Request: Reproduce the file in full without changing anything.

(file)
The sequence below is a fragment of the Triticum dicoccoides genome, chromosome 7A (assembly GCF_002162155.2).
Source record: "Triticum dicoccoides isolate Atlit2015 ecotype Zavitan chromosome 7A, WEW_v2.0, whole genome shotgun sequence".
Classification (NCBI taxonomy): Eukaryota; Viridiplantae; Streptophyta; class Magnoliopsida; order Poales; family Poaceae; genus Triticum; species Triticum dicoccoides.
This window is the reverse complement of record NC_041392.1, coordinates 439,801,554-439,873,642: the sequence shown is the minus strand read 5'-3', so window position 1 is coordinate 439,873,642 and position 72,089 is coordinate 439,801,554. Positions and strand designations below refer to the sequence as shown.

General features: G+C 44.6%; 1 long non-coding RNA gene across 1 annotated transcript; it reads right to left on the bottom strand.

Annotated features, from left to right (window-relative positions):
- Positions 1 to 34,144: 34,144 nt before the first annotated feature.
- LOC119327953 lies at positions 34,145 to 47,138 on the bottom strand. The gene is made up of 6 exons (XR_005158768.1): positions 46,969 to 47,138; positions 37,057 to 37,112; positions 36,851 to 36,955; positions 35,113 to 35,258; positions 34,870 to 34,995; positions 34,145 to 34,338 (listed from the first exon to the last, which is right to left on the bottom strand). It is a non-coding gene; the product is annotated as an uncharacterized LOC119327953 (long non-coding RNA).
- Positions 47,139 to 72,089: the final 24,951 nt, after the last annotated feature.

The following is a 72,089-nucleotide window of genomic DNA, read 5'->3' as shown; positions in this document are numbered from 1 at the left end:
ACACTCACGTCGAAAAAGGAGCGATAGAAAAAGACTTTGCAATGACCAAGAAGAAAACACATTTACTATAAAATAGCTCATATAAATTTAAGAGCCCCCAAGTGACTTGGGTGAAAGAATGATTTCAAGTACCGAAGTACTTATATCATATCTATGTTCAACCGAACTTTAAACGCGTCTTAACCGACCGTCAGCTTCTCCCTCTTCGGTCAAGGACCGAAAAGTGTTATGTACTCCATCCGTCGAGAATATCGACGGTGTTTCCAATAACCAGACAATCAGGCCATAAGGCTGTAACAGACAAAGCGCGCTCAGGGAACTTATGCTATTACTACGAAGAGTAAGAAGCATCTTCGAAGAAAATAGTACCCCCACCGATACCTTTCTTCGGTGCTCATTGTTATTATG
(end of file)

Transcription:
The sequence below is a fragment of the Triticum dicoccoides genome, chromosome 7A (assembly GCF_002162155.2).
Source record: "Triticum dicoccoides isolate Atlit2015 ecotype Zavitan chromosome 7A, WEW_v2.0, whole genome shotgun sequence".
Classification (NCBI taxonomy): Eukaryota; Viridiplantae; Streptophyta; class Magnoliopsida; order Poales; family Poaceae; genus Triticum; species Triticum dicoccoides.
This window is the reverse complement of record NC_041392.1, coordinates 439,801,554-439,873,642: the sequence shown is the minus strand read 5'-3', so window position 1 is coordinate 439,873,642 and position 72,089 is coordinate 439,801,554. Positions and strand designations below refer to the sequence as shown.

General features: G+C 44.6%; 1 long non-coding RNA gene across 1 annotated transcript; it reads right to left on the bottom strand.

Annotated features, from left to right (window-relative positions):
- Positions 1 to 34,144: 34,144 nt before the first annotated feature.
- LOC119327953 lies at positions 34,145 to 47,138 on the bottom strand. The gene is made up of 6 exons (XR_005158768.1): positions 46,969 to 47,138; positions 37,057 to 37,112; positions 36,851 to 36,955; positions 35,113 to 35,258; positions 34,870 to 34,995; positions 34,145 to 34,338 (listed from the first exon to the last, which is right to left on the bottom strand). It is a non-coding gene; the product is annotated as an uncharacterized LOC119327953 (long non-coding RNA).
- Positions 47,139 to 72,089: the final 24,951 nt, after the last annotated feature.

The following is a 72,089-nucleotide window of genomic DNA, read 5'->3' as shown; positions in this document are numbered from 1 at the left end:
ACACTCACGTCGAAAAAGGAGCGATAGAAAAAGACTTTGCAATGACCAAGAAGAAAACACATTTACTATAAAATAGCTCATATAAATTTAAGAGCCCCCAAGTGACTTGGGTGAAAGAATGATTTCAAGTACCGAAGTACTTATATCATATCTATGTTCAACCGAACTTTAAACGCGTCTTAACCGACCGTCAGCTTCTCCCTCTTCGGTCAAGGACCGAAAAGTGTTATGTACTCCATCCGTCGAGAATATCGACGGTGTTTCCAATAACCAGACAATCAGGCCATAAGGCTGTAACAGACAAAGCGCGCTCAGGGAACTTATGCTATTACTACGAAGAGTAAGAAGCATCTTCGAAGAAAATAGTACCCCCACCGATACCTTTCTTCGGTGCTCATTGTTATTATG